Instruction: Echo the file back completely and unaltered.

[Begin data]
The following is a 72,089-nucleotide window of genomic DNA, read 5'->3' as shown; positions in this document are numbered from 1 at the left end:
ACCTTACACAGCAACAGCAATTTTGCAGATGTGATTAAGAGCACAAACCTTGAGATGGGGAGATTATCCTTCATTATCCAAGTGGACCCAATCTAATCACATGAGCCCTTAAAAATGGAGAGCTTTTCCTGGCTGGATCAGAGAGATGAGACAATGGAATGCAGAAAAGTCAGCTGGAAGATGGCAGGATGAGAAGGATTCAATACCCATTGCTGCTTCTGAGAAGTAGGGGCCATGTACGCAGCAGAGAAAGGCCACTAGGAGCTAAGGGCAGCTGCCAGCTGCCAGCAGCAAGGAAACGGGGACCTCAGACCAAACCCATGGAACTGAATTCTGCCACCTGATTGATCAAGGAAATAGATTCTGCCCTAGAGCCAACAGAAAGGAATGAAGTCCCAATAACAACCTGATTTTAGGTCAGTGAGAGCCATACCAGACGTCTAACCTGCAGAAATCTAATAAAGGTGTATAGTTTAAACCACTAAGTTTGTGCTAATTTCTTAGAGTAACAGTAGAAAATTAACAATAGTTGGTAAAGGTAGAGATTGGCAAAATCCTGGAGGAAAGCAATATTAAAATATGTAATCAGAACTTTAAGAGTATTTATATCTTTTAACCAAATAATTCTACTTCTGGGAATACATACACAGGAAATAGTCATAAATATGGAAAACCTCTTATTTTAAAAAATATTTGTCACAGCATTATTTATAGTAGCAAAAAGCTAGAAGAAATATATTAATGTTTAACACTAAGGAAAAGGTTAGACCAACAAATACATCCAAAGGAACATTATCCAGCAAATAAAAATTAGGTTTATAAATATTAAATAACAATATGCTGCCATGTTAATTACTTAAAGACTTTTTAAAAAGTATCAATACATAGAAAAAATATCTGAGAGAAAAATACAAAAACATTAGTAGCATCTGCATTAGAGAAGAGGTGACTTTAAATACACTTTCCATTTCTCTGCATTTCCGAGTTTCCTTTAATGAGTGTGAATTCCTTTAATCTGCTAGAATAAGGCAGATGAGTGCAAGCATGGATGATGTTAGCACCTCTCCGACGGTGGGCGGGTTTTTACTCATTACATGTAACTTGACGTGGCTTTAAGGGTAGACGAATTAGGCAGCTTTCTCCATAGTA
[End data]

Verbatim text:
The following is a 72,089-nucleotide window of genomic DNA, read 5'->3' as shown; positions in this document are numbered from 1 at the left end:
ACCTTACACAGCAACAGCAATTTTGCAGATGTGATTAAGAGCACAAACCTTGAGATGGGGAGATTATCCTTCATTATCCAAGTGGACCCAATCTAATCACATGAGCCCTTAAAAATGGAGAGCTTTTCCTGGCTGGATCAGAGAGATGAGACAATGGAATGCAGAAAAGTCAGCTGGAAGATGGCAGGATGAGAAGGATTCAATACCCATTGCTGCTTCTGAGAAGTAGGGGCCATGTACGCAGCAGAGAAAGGCCACTAGGAGCTAAGGGCAGCTGCCAGCTGCCAGCAGCAAGGAAACGGGGACCTCAGACCAAACCCATGGAACTGAATTCTGCCACCTGATTGATCAAGGAAATAGATTCTGCCCTAGAGCCAACAGAAAGGAATGAAGTCCCAATAACAACCTGATTTTAGGTCAGTGAGAGCCATACCAGACGTCTAACCTGCAGAAATCTAATAAAGGTGTATAGTTTAAACCACTAAGTTTGTGCTAATTTCTTAGAGTAACAGTAGAAAATTAACAATAGTTGGTAAAGGTAGAGATTGGCAAAATCCTGGAGGAAAGCAATATTAAAATATGTAATCAGAACTTTAAGAGTATTTATATCTTTTAACCAAATAATTCTACTTCTGGGAATACATACACAGGAAATAGTCATAAATATGGAAAACCTCTTATTTTAAAAAATATTTGTCACAGCATTATTTATAGTAGCAAAAAGCTAGAAGAAATATATTAATGTTTAACACTAAGGAAAAGGTTAGACCAACAAATACATCCAAAGGAACATTATCCAGCAAATAAAAATTAGGTTTATAAATATTAAATAACAATATGCTGCCATGTTAATTACTTAAAGACTTTTTAAAAAGTATCAATACATAGAAAAAATATCTGAGAGAAAAATACAAAAACATTAGTAGCATCTGCATTAGAGAAGAGGTGACTTTAAATACACTTTCCATTTCTCTGCATTTCCGAGTTTCCTTTAATGAGTGTGAATTCCTTTAATCTGCTAGAATAAGGCAGATGAGTGCAAGCATGGATGATGTTAGCACCTCTCCGACGGTGGGCGGGTTTTTACTCATTACATGTAACTTGACGTGGCTTTAAGGGTAGACGAATTAGGCAGCTTTCTCCATAGTA